15 August 2005

Academic freedom versus the race card at UCT - w(h)ither transformation?

The Principal's Circular for June 6, 2005, cited a statement from the Academic Freedom Committee on conditions of public debate on campus, in which the idea was raised that unfounded allegations of racism present a threat to free debate and restrict academic freedom on campus. This statement called on members of the university community to desist from making such unfounded allegations of racism, proposed methods of redress for those against whom these unfounded allegations are made, and called for active whistle-blowing by persons witness to such claims.

On the face of it, such a set of statements may appear eminently plausible. No-one would argue with the idea that use of the "race card" to pursue illegitimate ends should not merit any support.

But as my colleagues and I in the Health Sciences Faculty Transformation and Equity Portfolio have had to deal with issues of racism and racist treatment (of students and staff) on a regular basis, I find the position of the Academic Freedom Committee wholly unhelpful. At best, it is extremely naïve, and, at worst, it will be interpreted as another attempt by the institution (through one of its highly-regarded committees) to close down debate on racism at UCT.

My reasons are as follows:

1. It is not clear who is to decide what is an "unfounded" allegation of racism, or what makes an allegation "unfounded". All the black staff and students who have complained to me or to the faculty transformation coordinator of ill-treatment on the basis of race, have not done so wilfully misrepresenting their case but because they believed they were unfairly treated because of their race. They have voiced their own experience of a traumatic event or series of events. Investigation may or may not resolve the incident and, in some instances, show that it was not based on racist intent. But for the aggrieved person, the experience of the event was racist treatment and edicts from university committees do not change that experience. The university will be making a serious mistake if its policies have the effect of invalidating or rendering invisible the experience of aggrieved staff and students.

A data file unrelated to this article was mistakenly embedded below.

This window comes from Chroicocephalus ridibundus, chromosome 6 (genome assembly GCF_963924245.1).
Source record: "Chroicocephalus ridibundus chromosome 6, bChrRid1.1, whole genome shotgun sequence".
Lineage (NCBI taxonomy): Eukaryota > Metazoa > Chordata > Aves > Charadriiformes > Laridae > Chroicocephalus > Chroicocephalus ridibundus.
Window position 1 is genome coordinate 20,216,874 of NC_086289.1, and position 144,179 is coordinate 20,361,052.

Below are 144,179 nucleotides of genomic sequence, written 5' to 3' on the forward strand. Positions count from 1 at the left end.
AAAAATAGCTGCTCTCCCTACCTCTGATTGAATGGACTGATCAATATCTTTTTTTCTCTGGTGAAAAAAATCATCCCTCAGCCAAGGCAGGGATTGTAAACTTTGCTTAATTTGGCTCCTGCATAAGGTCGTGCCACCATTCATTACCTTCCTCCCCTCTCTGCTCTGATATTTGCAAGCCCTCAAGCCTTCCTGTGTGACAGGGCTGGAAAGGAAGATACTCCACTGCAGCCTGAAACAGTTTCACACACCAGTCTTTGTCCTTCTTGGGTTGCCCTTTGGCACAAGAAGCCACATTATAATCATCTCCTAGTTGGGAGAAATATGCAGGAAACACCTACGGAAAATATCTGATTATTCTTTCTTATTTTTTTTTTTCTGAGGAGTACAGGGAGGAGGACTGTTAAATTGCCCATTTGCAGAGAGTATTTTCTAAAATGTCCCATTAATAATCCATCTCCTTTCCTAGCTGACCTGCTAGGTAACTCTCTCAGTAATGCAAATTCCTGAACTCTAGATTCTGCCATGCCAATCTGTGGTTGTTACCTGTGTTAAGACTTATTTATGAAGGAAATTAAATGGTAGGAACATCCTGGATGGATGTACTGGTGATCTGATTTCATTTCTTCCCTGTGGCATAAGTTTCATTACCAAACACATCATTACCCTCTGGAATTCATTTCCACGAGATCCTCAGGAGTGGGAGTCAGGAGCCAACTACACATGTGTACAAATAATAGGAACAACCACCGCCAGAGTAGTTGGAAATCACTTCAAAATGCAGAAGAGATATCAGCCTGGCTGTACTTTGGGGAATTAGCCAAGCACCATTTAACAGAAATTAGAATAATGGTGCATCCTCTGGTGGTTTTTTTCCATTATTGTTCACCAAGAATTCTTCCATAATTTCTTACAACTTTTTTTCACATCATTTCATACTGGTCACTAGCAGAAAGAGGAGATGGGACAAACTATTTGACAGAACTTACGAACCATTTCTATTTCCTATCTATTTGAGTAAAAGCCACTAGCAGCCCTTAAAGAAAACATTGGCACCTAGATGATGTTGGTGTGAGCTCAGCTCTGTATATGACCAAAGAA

2. What worries me are the assumptions underlying the concept of "unfounded" allegations of racism. It would appear that the notion rests on a dichotomy between issues of fact and issues other than fact, and that "foundedness" rests on such a distinction. What this seems to imply is that perceptions of racism are of less importance than racist acts, which can be proved. (This is the hoary argument that we don't have racism at UCT, only perceptions of racism). As we know, proving racism is highly problematic, often shifting the responsibility onto the victimised party.

3. The net effect of such a policy would appear to be to close down any spaces for aggrieved parties to voice their dissatisfaction and to delegitimise claims about racism at UCT. This is extremely worrying given the fact that there is still widespread disagreement, dissatisfaction and disaffection regarding the nature and pace of transformation at UCT. UCT still does not have a credible racial harassment policy or effective mechanisms in place to afford staff and students who feel they have been racially victimised to seek redress. Indeed, the call by the Academic Freedom Committee to allow those accused of racism to complain appears to preempt attempts to establish a more effective racial harassment mechanism on campus, affording those accused of racism a space for action when those feeling aggrieved do not feel they have been provided an effective institutional space. This, of course, is deeply ironic, given that the Academic Freedom Committee's brief is to promote dialogue and openness on campus.

In light of the current debate on the nature of transformation at UCT, it would be more helpful if academic freedom was not viewed as separable from the institutional culture in which debate takes place on campus. It would have been far more helpful for the committee's call to have urged the rapid finalisation of the racial harassment policy and establishment of credible, transparent and fair mechanisms to resolve allegations of racism (and other forms of discrimination) on campus.

Professor Leslie London
Portfolio Manager: Transformation and Equity
Health Sciences Faculty

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